Financial Advisor For Business Owners

Tainting The Marketplace

So, you’ve decided to become a seller. You have determined that even though market conditions are not absolutely ideal, your company is saleable.

This scenario is reminiscent of a little boy who cried “Wolf!” In our context, the story usually begins when a buyer approaches you (unexpectedly) expressing an interest in acquiring your company. Without adequate preparation, you proceed with negotiations to sell your business. Typically, the business is unprepared for the marketing process. In addition, you have certainly not had time to properly analyze who to approach and how best to approach potential buyers.

Instead, you go after the “low hanging fruit”—the single buyer who has approached you. In this case, you are not putting your best foot forward. In preparing for a sale, your “best foot” involves: 1) preparing your company for sale, 2) creating a thorough, professional confidential offering memorandum, 3) exposing the company to all interested buyers simultaneously (which has the potential of creating a buying frenzy) and 4) recruiting experts to play on your team—experts that the buyer is already using.

Hypothetical Case Study

Stan Adams served a niche market—selling natural foods by mail. His market was large, growing and included several bigger players. Adams decided that the time to sell had arrived so he approached one of the big players and stated his selling price. After several months of haggling over price, the two parties parted ways. Unfortunately for Stan, this was not the first time Stan had waded into the marketplace unprepared. In fact, it was his third. On two prior occasions two different players in the industry had approached Stan independently.

In those cases, Stan had adopted the position that, “While I’m not trying to sell my company, I would sell it for the right price.” Belatedly, Stan realized that this approach was inefficient and ineffective. Without a methodical approach to the marketplace, his business was unlikely to sell on the terms he desired. It took Stan three failed negotiations to learn that there’s a better way to leave a business in style. (He was obviously not a reader of this newsletter!)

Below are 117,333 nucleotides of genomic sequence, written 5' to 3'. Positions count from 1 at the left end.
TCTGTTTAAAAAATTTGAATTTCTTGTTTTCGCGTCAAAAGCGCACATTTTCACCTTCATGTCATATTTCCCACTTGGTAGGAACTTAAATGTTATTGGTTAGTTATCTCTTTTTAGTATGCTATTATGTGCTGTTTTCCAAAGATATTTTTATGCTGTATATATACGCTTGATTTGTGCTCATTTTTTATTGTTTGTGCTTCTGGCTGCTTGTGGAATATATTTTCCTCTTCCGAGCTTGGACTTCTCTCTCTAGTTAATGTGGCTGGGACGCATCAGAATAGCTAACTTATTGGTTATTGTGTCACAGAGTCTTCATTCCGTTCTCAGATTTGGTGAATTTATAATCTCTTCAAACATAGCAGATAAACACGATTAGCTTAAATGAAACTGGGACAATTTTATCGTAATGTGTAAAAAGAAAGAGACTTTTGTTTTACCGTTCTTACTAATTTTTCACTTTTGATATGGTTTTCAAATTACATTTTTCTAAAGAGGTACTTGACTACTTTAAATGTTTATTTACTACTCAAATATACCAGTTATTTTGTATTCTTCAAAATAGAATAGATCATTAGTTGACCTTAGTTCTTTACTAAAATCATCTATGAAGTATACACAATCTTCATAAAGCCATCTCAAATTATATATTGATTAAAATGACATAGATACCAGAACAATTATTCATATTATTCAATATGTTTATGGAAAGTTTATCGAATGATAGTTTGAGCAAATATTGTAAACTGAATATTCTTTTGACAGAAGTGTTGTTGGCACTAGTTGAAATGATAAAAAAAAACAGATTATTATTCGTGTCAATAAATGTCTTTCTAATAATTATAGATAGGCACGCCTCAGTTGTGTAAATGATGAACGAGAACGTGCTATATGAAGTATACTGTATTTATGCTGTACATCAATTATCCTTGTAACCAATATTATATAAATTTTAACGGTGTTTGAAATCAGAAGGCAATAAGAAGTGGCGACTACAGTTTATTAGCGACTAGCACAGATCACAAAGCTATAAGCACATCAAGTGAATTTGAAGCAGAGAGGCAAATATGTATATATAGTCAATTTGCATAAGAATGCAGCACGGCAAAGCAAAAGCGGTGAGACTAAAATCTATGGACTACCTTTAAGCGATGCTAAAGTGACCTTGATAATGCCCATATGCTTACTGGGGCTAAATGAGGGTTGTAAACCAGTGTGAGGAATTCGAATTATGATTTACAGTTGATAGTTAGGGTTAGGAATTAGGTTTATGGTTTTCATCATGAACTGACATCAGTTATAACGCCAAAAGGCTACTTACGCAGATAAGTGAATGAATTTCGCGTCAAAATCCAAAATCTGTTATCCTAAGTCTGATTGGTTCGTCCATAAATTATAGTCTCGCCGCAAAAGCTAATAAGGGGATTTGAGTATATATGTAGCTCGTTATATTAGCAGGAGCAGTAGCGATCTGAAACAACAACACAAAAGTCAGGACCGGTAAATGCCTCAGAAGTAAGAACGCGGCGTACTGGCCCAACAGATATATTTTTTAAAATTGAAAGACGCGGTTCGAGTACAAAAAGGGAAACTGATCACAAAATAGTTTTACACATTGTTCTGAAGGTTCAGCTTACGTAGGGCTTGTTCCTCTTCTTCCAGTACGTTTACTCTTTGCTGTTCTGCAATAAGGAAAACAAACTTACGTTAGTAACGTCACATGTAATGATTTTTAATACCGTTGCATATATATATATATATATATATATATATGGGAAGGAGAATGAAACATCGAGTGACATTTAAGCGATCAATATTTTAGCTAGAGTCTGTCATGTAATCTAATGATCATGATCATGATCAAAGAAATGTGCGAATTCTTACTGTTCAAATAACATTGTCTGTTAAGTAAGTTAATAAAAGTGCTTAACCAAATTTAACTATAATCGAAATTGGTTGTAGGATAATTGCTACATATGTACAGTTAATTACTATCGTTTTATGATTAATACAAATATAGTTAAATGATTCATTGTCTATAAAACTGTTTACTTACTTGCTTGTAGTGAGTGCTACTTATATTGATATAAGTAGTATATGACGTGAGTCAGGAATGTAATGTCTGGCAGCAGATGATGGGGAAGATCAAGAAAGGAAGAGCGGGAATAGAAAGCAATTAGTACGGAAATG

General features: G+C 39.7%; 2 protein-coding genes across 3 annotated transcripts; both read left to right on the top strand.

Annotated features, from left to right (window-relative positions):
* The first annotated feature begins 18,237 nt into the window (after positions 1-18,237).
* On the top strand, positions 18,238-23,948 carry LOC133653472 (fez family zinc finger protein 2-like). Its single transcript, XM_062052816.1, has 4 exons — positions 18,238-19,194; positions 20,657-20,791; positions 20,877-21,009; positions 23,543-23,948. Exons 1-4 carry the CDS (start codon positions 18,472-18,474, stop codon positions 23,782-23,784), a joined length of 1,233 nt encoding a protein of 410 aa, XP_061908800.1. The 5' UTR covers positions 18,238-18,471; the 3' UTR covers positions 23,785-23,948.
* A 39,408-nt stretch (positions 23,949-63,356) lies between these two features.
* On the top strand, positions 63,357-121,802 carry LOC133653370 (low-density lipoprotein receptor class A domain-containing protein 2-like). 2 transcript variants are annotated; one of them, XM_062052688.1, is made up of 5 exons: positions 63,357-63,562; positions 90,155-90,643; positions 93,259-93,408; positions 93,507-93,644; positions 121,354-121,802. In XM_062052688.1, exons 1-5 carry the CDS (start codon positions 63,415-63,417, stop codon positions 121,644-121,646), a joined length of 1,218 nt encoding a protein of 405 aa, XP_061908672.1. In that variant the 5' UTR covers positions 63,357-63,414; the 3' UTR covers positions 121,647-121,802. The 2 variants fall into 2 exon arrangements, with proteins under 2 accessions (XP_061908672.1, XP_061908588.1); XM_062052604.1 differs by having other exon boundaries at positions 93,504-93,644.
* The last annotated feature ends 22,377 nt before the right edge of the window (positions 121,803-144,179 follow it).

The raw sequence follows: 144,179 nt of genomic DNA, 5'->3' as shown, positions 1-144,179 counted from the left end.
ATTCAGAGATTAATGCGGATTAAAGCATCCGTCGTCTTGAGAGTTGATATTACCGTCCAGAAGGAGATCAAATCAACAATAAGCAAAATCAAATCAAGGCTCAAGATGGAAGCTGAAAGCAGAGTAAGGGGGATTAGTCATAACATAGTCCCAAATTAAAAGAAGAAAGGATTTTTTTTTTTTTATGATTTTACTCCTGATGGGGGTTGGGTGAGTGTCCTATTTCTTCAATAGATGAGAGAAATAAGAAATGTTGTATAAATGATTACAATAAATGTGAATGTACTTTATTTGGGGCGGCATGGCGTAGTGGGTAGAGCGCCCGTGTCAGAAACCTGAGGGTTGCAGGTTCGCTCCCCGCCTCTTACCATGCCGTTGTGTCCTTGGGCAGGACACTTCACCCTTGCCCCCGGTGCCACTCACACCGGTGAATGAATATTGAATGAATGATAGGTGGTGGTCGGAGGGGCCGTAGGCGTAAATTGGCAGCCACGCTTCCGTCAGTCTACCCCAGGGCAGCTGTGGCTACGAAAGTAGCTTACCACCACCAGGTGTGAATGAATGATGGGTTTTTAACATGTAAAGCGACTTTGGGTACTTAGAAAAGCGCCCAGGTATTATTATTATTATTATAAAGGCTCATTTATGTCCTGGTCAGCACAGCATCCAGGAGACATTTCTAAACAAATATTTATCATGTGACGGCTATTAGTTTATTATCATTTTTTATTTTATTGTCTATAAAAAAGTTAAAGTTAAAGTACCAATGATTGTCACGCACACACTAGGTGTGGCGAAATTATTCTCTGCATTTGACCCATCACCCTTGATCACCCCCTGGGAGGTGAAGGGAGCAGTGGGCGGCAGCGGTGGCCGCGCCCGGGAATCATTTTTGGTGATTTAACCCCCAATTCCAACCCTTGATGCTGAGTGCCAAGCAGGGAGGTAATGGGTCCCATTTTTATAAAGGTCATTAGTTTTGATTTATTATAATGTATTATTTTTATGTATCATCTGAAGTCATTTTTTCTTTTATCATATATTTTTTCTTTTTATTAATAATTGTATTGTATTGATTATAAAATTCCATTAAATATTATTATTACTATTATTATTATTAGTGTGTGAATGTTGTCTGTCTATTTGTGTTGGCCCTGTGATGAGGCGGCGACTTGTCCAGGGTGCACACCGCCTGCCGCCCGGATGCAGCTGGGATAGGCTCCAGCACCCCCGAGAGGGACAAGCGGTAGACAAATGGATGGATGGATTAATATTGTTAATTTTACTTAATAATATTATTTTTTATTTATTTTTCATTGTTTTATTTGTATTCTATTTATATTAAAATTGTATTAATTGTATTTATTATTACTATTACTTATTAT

Finally, Stan contacted two investment banking firms who could help him prepare properly for the sale of his business. In their preliminary market analyses, however, both firms discovered that the sales territory had already been covered. The likeliest buyers had already seen and heard about Stan’s business—from Stan.

Stan had failed to realize that his hit-and-miss approach of talking to the likeliest would-be buyers had tainted their impressions of his company. These buyers simply were not interested in taking a second look.

An effective and lucrative way to sell a business is to present it, in its best possible light, to all qualified buyers simultaneously, providing each with identical information. This information includes the certain knowledge that their competitors are also looking at your business.

It is highly unproductive to talk to prospective buyers before you and your business are prepared to talk to all qualified buyers. Adams was not willing to sell his business for less than its full value but, by going into the market unprepared, he had undermined his ability to do so.

Buyers are a fickle (or perhaps wary) group. They may not want to look again at a business they have already rejected. They justifiably wonder: Why is seller coming back? Is something wrong, seriously wrong, with the business? Has it suffered setbacks?

Buyers of businesses are like car buyers. Would you go back to an automobile dealership to look at the same car you decided was too expensive or didn’t fit your tastes the day before? Not likely. The only thing that will bring you back into the showroom is a significant price reduction. That’s the situation Adams faced.

The solution to Stan’s problem is obvious. Do not taint the marketplace. The temptation to talk to a potential buyer may be difficult to resist but you must keep the big picture in mind. If you decide what you want and need in order to sell your business before embarking upon a sale, you can help to avoid Stan’s mistakes. Don’t begin the sale process in a half-hearted manner, feeling your way along. By doing so, you may forfeit your best opportunity.

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